Tuesday, April 10, 2012


And here's the next "new" feature on Random Acts of Geekery, the "Rant-Itorial" -- in other words, part rant, part editorial. In the past, I've posted a few rants about this and that, and there's still things that get to me that I need to vent about, so this is where that'll happen! So here's the first one:

I don't know what's up with kids and their toys today. It seems that these days, kids don't appreciate the toys they get, to the point where they seem to spend as much time trying to break them as they do playing -- if not more.

When I was a kid in the 1960s and early 1970s, I appreciated my toys, believe me! If a toy of mine got broken, it was because I played with it that much. It didn't take long before I started figuring out how to repair toys that needed it -- I restrung the elastic on a Mego or two, and did costume repairs on my Megos and my GI Joes.

Maybe it was because when I was a kid, we didn't have that many toys, so the toys we did have were that much more special. Or maybe it was that the toys themselves were more special -- certainly the 12" GI Joes of my youth were more fun to play with than the tiny ones made these days (and I didn't have to be locked into a particular backstory either -- it was just "The GI Joe Adventure Team," and you had them have adventures!), and argue with me if you will, but I think that the 8" Mego World's Greatest Superheroes action figures are much better toys than the multi-articulated or barely-articulated toys made these days, even if their vehicles make sounds or do all kinds of "cool" things.

I mean, check out my "Toys" tag, and you'll see a plethora of toys that grown men in their 30s and 40s and older will haunt eBay and comic book and toy conventions for, trying to recapture the same feeling those toys gave them as kids. Or maybe they're just trying to grab a piece of the past that they didn't have as a kid, such as I do with my Give-A-Show Projector collection.

I just can't picture my son, Tristan, 20 or 30 years from now, trying to replace his "Batman: The Brave and the Bold" action figures, or even his Hot Wheels... because I really doubt he'll even remember he ever had them!

But as I was saying three paragraphs back, maybe kids just have too many toys these days, and that's probably the fault of those of us who grew up in the 1960s and 1970s. When we go to Toys R Us with our kids these days (or the toy department of Target or other stores), we're faced with a bewildering array of toys, and I suspect that we can't help but think about all the toys from our childhood that we had, as well as those personal "Holy Grail" toys that we always wanted but never got (for me, it might've been the Mego Fantastic Four figures), and so when our kids ask for them, we probably think how we wish our parents had been more generous, and we give into them and spend the money.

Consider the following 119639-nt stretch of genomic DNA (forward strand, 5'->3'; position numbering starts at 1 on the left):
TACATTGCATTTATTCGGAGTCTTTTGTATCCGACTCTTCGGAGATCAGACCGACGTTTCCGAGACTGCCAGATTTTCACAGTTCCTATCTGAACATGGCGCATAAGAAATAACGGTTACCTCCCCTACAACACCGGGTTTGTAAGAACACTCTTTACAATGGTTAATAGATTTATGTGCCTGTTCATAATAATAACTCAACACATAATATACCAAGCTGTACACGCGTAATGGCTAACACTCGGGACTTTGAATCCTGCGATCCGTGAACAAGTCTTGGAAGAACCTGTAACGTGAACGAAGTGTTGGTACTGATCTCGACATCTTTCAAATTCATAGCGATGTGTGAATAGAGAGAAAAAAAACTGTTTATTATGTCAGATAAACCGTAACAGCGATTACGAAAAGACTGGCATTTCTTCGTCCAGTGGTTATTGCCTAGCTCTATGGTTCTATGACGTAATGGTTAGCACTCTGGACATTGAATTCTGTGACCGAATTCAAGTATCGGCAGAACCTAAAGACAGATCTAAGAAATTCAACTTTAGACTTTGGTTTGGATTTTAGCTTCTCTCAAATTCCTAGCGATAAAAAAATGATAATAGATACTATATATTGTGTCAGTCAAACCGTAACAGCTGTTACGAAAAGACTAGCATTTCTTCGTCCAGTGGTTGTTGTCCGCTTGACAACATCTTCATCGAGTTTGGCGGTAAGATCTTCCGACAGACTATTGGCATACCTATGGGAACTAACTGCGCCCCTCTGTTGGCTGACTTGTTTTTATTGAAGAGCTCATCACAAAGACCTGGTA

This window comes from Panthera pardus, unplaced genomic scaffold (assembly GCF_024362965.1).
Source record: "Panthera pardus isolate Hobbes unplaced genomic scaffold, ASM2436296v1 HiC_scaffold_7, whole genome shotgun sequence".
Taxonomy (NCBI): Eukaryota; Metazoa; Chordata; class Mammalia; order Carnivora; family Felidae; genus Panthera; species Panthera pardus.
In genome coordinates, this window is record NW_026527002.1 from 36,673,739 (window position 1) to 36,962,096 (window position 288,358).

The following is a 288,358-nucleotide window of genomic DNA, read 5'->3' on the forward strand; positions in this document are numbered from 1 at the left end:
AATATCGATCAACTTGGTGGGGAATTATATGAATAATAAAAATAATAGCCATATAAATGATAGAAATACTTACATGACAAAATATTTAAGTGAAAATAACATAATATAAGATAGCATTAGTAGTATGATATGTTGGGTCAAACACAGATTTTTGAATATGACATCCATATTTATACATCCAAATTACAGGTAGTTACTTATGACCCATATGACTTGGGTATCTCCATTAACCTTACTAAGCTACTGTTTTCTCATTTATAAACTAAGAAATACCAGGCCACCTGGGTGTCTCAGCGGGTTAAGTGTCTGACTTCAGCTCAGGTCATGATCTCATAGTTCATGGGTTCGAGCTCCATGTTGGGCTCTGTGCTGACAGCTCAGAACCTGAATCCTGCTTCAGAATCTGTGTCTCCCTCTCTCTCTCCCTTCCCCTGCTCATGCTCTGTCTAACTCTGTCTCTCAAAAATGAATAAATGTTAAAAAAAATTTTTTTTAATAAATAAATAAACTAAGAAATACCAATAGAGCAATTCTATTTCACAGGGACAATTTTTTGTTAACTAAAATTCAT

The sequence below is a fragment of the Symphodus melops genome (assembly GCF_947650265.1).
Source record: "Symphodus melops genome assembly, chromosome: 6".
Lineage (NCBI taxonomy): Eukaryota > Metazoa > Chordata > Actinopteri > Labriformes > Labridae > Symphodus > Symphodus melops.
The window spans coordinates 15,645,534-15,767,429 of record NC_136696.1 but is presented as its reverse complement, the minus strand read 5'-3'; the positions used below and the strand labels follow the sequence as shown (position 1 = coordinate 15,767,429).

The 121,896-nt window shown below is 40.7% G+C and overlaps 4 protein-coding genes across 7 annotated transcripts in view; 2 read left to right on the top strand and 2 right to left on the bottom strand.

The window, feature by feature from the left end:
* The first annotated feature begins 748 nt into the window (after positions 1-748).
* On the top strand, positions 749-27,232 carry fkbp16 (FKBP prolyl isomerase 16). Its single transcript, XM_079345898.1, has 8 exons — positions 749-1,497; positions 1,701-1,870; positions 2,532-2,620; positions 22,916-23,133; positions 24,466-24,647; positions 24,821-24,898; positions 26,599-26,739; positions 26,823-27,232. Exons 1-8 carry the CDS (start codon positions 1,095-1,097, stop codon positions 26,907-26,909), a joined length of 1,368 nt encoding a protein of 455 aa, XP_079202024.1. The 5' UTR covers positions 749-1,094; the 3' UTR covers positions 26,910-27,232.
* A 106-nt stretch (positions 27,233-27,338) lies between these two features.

Lots of money. Probably running into hundreds of dollars a year, depending on what your available income is.

And it's hard to stop, I know! It's been an ongoing struggle here to cut back on new toys at Christmas and birthdays, and we don't clear out old toys that aren't played with any more, probably because we keep hoping that our kids will rediscover them again. But honestly, I don't think Tristan's going to be pulling out his Batman and Plastic Man B&B figures or the Batmobile that turns into a Batplane ever again... nor do I think he's going to get a lot of his other toys out to play with again, because now he's into something different.

And it's not just boys... my daughter Desi used to be so much in love with Dora the Explorer that we got her a lot of Dora toys that she never plays with, either (well, except for a Dora doll that came with her twin baby brother and sister and sings songs -- but we got that at a garage sale, so it doesn't necessarily count). She's got Barbie dolls that lay around unplayed with, and I don't know how long it's been since she played with the Barbie-scaled doll house I put together for her over several hours on Christmas Eve last year (finishing just half an hour before the bug that was going around hit her, causing me to have to take her to the Emergency Room that night, but I digress).

I'm not sure if the lack of playing with a toy gets to me more than the deliberate breaking of toys does. Time and time again, I've seen children get a new toy and grab and pull and twist and yank on every part of it to see what pieces they can take off of them -- and these aren't pieces that are ever supposed to come off. As I'm writing this, it's been a week since my son got a new toy -- it's a spring-powered launcher for these foam glider planes -- that he absolutely had to have when he saw it. The weekend wasn't even over before the first of the planes was broken, and now all three planes that came with it are broken, making the toy completely unusable.

This has happened to way too many toys, some of which he didn't even have 24 hours before they were broken beyond repair. Maybe that's why I prefer finding toys for the kids at garage sales during the summer, because at least we're not paying for brand-new toys that'll get broken (oddly, garage sale toys don't seem to get broken, or at least they're rarely broken).

I wish I had an answer for this, honestly I do. But short of clearing out all but maybe ten percent of the toys we currently have for the kids, I can't see it getting any better.

And my kids wonder why I won't let them play with the toys they see in my office!

1 comment:

  1. Kids have lost or not learned how to pretend - a lack of imagination. They don't have to set up a road race set, just select the game and its like the real deal. They don't have to pretend because the computer does that for them. I am not anti-computer or computer games, but I think a lot more time playing with toys in the dirt and and lot less time in front of the monitor/TV.


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